Situation remains tense: 185 days after “Fukushima”

05.09.2011

After a severe earthquake on 11 March 2011 extensive safety problems arose in diverse nuclear power plants on the East coast of Japan. Six months after the catastrophe Oeko-Institut has compiled key information on the sequence of events leading to the accident and the consequences of the catastrophe. Furthermore you can find links to bodies and institutions who continue to observe and assess the events.

What happened in Fukushima on 11 March 2011?

At 2.46 pm local time an earthquake measuring nine on the Richter scale hit the coast of Japan's largest island Honshu. A short time later the earthquake gave rise to a tsunami, with waves of up to approx. 38 meters high lashing the coast near Sendai. This natural catastrophe took the lives of thousands of Japanese citizens – and also led to the largest nuclear accident in Japan’s history.

Immediately the Fukushima reactors Daiichi and Daini and other nuclear power plants were automatically switched off as a result of the earthquake and tsunami. In order to keep the residual heat under control, the plants depend on an emergency or external power supply after the reactor has shut down. However, the emergency power supplies in the Daiichi plants malfunctioned due to the tsunami.

The huge destruction wrought in the area surrounding the plants and at the reactor site itself additionally also meant that the external electricity supply malfunctioned. A replacement power supply could not be procured and activated in time and a so-called “station blackout” occurred. As a result the electrical cooling systems, which are imperative for long-term residual heat removal, failed.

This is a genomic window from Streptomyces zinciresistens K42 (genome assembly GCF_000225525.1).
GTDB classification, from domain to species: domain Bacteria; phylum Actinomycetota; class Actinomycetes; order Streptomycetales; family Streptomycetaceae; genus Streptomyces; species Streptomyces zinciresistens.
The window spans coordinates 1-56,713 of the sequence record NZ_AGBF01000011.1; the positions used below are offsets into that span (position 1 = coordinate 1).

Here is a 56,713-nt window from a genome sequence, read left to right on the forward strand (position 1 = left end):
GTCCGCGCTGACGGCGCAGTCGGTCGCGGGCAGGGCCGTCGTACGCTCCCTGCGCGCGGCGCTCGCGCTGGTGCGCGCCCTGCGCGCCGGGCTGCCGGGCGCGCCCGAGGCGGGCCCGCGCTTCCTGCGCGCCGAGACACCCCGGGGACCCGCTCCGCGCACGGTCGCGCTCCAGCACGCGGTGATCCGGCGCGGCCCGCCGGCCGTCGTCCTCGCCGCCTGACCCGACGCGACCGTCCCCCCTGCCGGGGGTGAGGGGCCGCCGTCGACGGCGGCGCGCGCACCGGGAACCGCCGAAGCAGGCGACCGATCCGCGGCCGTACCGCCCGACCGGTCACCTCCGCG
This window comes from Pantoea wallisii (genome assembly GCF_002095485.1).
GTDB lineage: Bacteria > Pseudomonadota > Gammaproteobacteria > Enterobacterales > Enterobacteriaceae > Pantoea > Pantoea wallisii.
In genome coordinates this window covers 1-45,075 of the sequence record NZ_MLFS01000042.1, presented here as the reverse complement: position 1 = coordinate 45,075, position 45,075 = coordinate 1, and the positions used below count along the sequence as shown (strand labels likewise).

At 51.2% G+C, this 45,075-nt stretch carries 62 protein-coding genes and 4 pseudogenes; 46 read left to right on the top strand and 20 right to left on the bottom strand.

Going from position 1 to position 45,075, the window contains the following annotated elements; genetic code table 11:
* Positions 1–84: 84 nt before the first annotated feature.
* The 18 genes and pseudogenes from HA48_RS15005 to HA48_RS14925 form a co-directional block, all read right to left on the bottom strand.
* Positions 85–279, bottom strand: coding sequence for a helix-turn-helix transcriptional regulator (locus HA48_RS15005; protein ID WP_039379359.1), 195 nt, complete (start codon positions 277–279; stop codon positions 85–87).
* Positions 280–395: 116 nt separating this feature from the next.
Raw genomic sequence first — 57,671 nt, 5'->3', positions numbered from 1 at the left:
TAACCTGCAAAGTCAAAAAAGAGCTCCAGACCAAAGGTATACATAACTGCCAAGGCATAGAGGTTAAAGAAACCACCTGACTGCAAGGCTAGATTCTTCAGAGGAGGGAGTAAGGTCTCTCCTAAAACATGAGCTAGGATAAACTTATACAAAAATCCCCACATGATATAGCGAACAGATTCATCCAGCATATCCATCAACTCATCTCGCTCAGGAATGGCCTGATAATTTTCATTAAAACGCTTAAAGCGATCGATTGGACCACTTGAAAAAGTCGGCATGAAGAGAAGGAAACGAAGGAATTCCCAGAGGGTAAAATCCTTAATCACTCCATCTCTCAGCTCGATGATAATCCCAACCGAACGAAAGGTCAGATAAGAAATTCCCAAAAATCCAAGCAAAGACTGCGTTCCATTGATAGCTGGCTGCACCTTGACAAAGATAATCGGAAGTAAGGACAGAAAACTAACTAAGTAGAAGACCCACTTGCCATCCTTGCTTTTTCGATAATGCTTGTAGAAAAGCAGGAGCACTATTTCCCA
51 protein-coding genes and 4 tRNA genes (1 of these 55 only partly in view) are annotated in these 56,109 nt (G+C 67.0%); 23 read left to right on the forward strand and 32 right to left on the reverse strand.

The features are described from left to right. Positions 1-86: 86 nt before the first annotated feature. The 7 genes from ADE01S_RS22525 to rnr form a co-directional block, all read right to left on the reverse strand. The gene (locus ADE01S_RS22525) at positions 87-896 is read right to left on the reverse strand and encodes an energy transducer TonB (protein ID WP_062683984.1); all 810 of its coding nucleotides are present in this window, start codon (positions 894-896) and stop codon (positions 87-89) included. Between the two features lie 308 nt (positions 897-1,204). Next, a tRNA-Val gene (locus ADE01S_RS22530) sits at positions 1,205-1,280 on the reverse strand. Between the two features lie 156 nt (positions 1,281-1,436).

Explosions in the reactors

Without sufficient cooling the existing volumes of water in the Fukushima Daiichi plant evaporated until finally the fuel rods were no longer covered with water. Subsequently the temperature of the fuel assemblies rose dramatically. The fuel rod claddings and the steam reacted chemically and created huge quantities of hydrogen.

When there was an attempt to remove pressure from the reactor vessels, this hydrogen came into contact with oxygen, causing a series of explosions. These explosions wrought various degrees of destruction in the nuclear power plants. At the same time the fuel rods became so hot that core meltdown is assumed to have taken place in the first, second and third reactor.

Radioactivity released

With the pressure decreased through the blow down, large quantities of gaseous and vaporisable radioactive substances – in particular noble gases, iodine and caesium – escaped from the reactor vessel and entered the surrounding atmosphere. From 11 March 2011 onwards the Japanese government relocated all residents living within a two, then three kilometre radius of the nuclear power plants. On 12 March the evacuation zone was expanded step-by-step to a 20 kilometre radius.

A month later the authorities widened this zone again, this time to a 30 kilometre radius. High levels of radiation levels were recorded at the plant and beyond – including areas outside the relocation zone (predominantly to the north-west). Additional relocations are planned in these areas, although they will no longer occur in radius.